So I am standing up the back of The Sight just before the Aphex
Twin starts DJing, talking to David Thrussel of Snog and Black
Lung. "I can always tell when someone's new to the scene
- they come up and ask what's playing when I'm mixing something
from LFO's Frequencies album", he tells me matter-of-factly.
Back in 1991, LFO stormed the charts in England and a more than
a few dancefloors here with Frequencies and its many singles,
especially What Is House?. Then all fell silent until a year or
so ago when a collaboration with Richie Hawtin surfaced, and in
the last two months the long awaited follow-up album, Advance
Mark Bell has just woken up after a long night at a friend's party
down at the local, and now I understand why every interview with
LFO always begins at the pub. Solo work as Speedjack on R&S
and G-Man on Swim, a label belonging to Colin Newman from post-punk
popsters Wire, has kept Mark busy between LFO records. "We've
worked with a lot of people, we did some stuff with Kraftwerk,
Radiohead, Bjork, Art Of Noise, Yellow Magic Orchestra . . . .
I've always listen to all sorts of music really - I do like electronic
stuff, but I also really like indie music . . . . you see I live
in Leeds and there are lots of clubs catering to students - there's
jazz, funk, 70s, disco, techno, hip hop".
Advance, explains Mark, is made up of "some stuff from three
years ago and some are more recent . . . we recorded literally
millions of bits and pieces and picked the one's that we thought
fitted best together as an album so you could listen to it all
the way through . . . . when I was last on holidays with my friends
I grabbed a whole lot of tapes and listened to them all and most
were really boring - just one theme. It'd be really nice if you
could have one album with lots of different styles and moods and
that's what we've tried to do . . . . the tracks on Advance,
I wouldn't say are the best tracks we've done, but they fitted
well and reflected a range of moods . . . . some of the others
may be released but I'm not sure how".
Preceded by the industrial S&M nightmare of the first single,
Tied Up, Mark enthuses on the making of the video, "David
Slade, the director, really liked the music, and ended up doing
the video for free after we'd had a bit too much to drink one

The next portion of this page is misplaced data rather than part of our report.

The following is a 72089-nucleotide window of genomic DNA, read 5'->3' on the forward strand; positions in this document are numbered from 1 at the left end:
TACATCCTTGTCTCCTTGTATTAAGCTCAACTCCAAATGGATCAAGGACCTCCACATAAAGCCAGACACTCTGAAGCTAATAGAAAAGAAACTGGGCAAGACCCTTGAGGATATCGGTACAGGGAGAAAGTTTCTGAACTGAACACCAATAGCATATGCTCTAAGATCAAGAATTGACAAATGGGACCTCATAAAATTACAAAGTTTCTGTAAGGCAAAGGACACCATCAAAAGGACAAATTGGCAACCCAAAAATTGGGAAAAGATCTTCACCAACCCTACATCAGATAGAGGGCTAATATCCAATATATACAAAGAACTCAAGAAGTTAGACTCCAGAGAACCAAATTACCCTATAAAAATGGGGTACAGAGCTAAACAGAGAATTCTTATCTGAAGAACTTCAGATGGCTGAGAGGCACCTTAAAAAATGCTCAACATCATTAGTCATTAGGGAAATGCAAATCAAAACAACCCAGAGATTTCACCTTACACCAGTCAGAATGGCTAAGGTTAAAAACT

night. That's why it turned out the way it did . . . . I haven't
shown my mum - I keep telling her we never got around to making
it". A collage of Jez and Mark tied to chairs with face masks
being hurled around a padded cell, the Tied Up clip is
not one you'd be likely to see much on the telly, except for perhaps
Rage at 3am, "it got screened a lot in Germany but only a
few times in England. Interestingly it was the heavy metal shows
that played it in Germany, not the techno ones . . . . and a mate,
David, who I've known since I was fifteen has always been into
heavy metal and so I've always been listening to that sort of
music as well".
LFO will, with any luck, be touring Australia sometime around
May possibly with stablemates Autechre. Things are yet to be fully
confirmed but mark seems quite relaxed about it all enjoying his
easy life; "neither Jez nor I have to go to work, we can
survive off doing the odd live performance, and a spot of DJing.
When we play live we done it three main ways, once with real analogue
gear - keyboards, synthesisers, the lot - which ended up being
a total nightmare to patch together; then we've also done it with
just samplers which ended up being more of mixdown-type situation;
and lastly we've also done it off reel-to-reel tape decks . .
. as for bouncing around, it depends".
"There's a lot of rubbish out at present, simply because
people see what is going on and then try to copy it . . . . I
don't really like a lot of jungle and there are only a few tracks
that are any good. Everybody uses that same noise that sounds
like someone falling down the stairs with a drumkit, and they
tend to all have the same feelings in them. Forget what instruments
you use and work out what feeling you are creating - sad, or happy,
or dancing. A lot of what's going on now is created by the media
- jungle, trip hop, electro - its all the same sort of thing .
. . . I think its the music industry as well as the DJs themselves
- they don't play other music, they just play one style, and they
think that if they don't just do that the crowd will think it
is rubbish and walk out. So they just end up playing almost the
one record label all through the night and its really boring .
. . . my favourite club would be one that played the best of hip
hop the best of the new techno, the best of old house, not just
playing things because they're new. In Leeds we have this club
called the Orbit where they have all the best DJs in all the different
styles every Saturday and recently they've had Robert Armani,
Richie Hawtin and Joey Beltram as guests, and so it comes pretty
close I suppose".
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